Glaser says that one of the goals when questioning vendors about products with AI is to determine whether the company engaged in good manufacturing processes. "You want to know what processes are being used to make sure [the product] is as good as it can be," he says (sidebar at right). Those should include using subject matter experts when developing algorithms, conducting extensive testing, and tapping into large volumes of quality data.
Carroll says that data questions boil down to three considerations: sources, quality, and volume. "The questions we need to be asking are: Who is giving us the data? What is the quality of the data? and What is the volume of data?" she says.
"AI is just one of the many technical challenges OR leaders have," says Patricia Seifert, MSN, RN, CNOR, FAAN, independent cardiac consultant in Falls Church, Virginia. She recommends OR leaders build relationships with information technology (IT) staff. "Befriend technology people," she says. "Invite them to talk to staff." OR leaders can then offer to send a staff member to talk to IT personnel to provide insight into the OR. "Education doesn't solve everything, but sharing your knowledge is one of the greatest gifts you can give someone," Seifert says.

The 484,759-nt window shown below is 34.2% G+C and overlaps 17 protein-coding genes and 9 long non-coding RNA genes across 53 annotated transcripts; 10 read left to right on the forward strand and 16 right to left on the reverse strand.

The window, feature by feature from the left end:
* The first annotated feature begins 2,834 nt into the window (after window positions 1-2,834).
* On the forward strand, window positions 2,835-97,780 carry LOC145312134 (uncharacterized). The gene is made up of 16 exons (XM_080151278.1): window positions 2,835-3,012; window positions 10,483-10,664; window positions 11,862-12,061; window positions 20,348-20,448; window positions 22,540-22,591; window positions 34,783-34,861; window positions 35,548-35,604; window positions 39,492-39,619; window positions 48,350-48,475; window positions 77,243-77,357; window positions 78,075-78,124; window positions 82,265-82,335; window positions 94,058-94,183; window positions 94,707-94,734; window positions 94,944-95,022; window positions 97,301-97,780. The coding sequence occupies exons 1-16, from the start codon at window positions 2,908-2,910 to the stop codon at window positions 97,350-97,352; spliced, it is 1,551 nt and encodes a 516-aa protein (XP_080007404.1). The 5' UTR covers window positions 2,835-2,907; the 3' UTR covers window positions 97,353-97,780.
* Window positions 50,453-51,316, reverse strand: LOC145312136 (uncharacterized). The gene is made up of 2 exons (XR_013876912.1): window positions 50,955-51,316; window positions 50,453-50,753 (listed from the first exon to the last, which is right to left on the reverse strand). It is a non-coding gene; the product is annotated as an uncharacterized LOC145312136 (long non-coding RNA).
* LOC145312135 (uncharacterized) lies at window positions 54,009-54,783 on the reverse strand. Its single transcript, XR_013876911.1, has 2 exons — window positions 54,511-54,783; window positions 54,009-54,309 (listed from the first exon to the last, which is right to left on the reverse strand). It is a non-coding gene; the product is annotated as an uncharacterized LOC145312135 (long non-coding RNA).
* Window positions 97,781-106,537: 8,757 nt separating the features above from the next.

Seifert also recommends talking to current vendors about what they have planned related to AI, and to insurers, who usually stay current on developments like AI that can impact costs. "The next time you have lunch with your major suppliers, ask them what role they see AI playing," Glaser adds.
"Anytime there is a major technology shift [as is the case with AI], you want to start getting some education about how mature the technology is, whether it's worth the expense, and other information," Glaser says. Reading and conferences can help boost knowledge (sidebar at right).